<img height="1" width="1" style="display:none" src="https://www.facebook.com/tr?id=192888919167017&amp;ev=PageView&amp;noscript=1">
Saturday, December 2, 2023
Dec. 2, 2023

Linkedin Pinterest

Clark County Veterans Assistance Center haven for homeless veterans

Volunteers fundraise, organize events to provide resources

By , Columbian staff reporter
Published:
4 Photos
County service officer Mark Kriesen, facing, works with a client at Clark County Veterans Assistance in downtown Vancouver.
County service officer Mark Kriesen, facing, works with a client at Clark County Veterans Assistance in downtown Vancouver. (Photos by Amanda Cowan/The Columbian) Photo Gallery

The phone seems to ring every few minutes at the Clark County Veterans Assistance Center.

A few older men wearing baseball caps with various military branches on them sip coffee while volunteers bustle about.

One volunteer crouches down to help someone fill out paperwork. Another rushes to answer the phone. Lori Pugh, the center’s president, heads to the back where shelves are packed with shoes, dog food, jeans and even cooking spray.

When asked just how many volunteers work at the center, Pugh laughs. “Not enough,” she said. “We probably have, I don’t know, 20? But we need 40.”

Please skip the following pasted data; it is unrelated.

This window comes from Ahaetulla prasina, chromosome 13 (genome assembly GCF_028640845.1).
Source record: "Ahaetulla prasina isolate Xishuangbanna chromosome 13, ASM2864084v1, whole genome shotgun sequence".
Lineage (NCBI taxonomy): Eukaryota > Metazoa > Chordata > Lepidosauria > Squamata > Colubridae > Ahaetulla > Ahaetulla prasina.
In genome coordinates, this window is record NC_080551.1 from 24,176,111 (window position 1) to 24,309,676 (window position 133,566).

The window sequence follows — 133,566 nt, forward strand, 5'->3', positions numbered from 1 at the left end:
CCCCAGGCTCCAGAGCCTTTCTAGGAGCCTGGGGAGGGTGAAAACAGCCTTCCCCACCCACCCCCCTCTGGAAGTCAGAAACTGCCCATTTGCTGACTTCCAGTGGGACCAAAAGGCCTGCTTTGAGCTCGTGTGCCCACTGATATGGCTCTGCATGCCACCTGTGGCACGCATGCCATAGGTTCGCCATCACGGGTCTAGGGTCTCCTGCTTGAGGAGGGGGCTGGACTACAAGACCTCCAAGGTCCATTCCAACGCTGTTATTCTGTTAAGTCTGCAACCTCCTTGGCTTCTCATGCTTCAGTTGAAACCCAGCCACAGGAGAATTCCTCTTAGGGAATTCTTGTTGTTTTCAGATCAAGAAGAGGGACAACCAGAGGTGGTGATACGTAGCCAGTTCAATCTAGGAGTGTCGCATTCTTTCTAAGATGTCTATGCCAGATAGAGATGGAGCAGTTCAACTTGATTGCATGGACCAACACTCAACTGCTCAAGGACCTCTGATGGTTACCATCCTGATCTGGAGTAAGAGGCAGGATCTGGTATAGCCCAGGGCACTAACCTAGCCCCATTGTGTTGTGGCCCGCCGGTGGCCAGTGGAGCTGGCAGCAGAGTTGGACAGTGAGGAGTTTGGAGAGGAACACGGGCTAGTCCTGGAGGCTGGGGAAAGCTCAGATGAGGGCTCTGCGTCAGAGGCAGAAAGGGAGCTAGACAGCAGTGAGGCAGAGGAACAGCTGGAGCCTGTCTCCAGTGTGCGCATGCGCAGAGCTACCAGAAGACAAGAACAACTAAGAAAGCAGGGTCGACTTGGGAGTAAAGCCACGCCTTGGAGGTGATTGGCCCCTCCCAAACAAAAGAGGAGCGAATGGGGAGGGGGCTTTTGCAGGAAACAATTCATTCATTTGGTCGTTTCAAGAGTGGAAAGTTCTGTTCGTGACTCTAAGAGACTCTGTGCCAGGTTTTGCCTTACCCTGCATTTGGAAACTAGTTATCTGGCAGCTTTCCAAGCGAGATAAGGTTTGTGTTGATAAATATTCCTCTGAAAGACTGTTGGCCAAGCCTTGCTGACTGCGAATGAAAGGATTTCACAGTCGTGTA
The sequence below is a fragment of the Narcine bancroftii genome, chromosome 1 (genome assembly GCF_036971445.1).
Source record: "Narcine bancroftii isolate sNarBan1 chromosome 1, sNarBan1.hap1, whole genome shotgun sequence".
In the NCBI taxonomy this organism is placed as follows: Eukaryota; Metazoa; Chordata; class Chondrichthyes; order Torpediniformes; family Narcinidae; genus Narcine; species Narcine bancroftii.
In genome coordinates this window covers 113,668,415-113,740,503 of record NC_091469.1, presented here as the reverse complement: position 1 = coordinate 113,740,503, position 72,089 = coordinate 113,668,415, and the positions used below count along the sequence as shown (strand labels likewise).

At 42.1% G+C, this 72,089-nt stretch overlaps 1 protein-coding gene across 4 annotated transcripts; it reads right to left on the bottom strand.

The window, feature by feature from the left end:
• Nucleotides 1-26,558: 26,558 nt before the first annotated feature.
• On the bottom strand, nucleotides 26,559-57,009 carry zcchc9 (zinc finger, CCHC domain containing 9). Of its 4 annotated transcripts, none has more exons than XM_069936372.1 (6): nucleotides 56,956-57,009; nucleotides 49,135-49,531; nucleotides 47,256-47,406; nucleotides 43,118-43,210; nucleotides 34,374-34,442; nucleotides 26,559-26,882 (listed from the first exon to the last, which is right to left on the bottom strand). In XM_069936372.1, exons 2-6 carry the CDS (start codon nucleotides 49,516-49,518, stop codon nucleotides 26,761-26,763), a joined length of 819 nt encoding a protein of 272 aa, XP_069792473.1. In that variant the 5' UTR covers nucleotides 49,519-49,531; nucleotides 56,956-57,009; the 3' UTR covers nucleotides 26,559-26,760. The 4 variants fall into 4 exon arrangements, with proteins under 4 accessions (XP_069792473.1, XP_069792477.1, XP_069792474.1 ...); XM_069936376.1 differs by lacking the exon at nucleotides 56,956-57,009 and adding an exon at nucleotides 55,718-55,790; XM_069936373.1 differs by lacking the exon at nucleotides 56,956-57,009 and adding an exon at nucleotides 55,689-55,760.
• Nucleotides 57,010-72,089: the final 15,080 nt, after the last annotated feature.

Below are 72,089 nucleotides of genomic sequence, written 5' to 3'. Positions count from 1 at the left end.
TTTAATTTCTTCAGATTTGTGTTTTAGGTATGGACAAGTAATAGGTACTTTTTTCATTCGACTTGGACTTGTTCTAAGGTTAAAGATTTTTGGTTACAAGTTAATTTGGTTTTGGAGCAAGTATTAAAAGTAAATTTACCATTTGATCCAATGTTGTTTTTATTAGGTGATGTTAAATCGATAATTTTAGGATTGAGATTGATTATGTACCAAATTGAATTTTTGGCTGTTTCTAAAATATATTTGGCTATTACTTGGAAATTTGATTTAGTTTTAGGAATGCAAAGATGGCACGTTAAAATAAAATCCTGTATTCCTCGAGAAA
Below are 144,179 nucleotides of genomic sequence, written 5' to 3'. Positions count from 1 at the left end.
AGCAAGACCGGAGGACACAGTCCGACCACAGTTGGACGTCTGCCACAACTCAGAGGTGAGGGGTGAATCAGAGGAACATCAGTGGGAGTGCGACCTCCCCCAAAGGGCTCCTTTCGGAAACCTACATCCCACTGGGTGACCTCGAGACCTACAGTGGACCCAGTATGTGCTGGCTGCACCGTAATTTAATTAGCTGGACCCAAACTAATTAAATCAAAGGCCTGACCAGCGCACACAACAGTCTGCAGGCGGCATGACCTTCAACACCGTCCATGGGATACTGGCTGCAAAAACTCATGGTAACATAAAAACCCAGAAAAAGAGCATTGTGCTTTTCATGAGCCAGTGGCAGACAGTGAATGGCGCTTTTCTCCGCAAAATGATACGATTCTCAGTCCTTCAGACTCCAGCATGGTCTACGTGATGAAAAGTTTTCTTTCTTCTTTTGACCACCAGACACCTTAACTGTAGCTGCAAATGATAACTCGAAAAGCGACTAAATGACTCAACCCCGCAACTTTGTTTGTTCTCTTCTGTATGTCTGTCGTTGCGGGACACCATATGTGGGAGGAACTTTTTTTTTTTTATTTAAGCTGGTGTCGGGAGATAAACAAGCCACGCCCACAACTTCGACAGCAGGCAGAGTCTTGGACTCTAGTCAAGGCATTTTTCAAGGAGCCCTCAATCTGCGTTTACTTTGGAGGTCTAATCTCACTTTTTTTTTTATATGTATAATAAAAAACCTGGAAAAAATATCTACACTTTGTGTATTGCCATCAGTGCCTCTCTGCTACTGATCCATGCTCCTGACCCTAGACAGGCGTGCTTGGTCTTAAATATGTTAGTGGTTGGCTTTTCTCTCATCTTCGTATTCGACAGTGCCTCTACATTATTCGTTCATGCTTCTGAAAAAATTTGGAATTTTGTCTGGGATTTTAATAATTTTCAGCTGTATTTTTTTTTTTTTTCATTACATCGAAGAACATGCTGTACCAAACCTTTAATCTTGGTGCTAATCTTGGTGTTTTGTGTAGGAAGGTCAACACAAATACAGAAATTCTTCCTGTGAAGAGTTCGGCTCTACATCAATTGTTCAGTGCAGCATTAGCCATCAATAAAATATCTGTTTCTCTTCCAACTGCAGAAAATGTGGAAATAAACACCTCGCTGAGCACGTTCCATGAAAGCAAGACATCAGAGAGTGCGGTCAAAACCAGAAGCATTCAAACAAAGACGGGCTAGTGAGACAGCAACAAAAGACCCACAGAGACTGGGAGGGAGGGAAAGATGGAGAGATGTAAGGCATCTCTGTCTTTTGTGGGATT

The downtown Vancouver center is a haven for many of Clark County’s homeless veterans. They can rest indoors, eat, receive vital supplies, talk to service officers about disability claims and survivors benefits, and access social services.

YOU CAN HELP

Clark County Veterans Assistance Center takes donations at https://ccvac.net/donations/

Sign up to volunteer for the Clark County Veterans Assistance Center at https://ccvac.net/become-a-volunteer/

GET HELP

To access Clark County Veterans Assistance Center’s services, go to 1305 Columbia St. in downtown Vancouver.

The center administers Clark County’s Veteran’s Assistance Fund, which helps low-income veterans pay for everything from car repairs to dental care. In a county with especially high rents, one of its most essential functions is rental assistance.

But not all veterans can access the county’s funds — only those with honorable discharges. It’s the most common kind of discharge and the key to unlocking most veterans’ benefits. Yet many people who served have other than honorable discharges from disciplinary actions, a failed a drug test or other issues.

Even if someone has an honorable discharge, the county will only pay rent once a year. The veteran also has to be on the verge of eviction by receiving a 14-day notice to pay rent or vacate.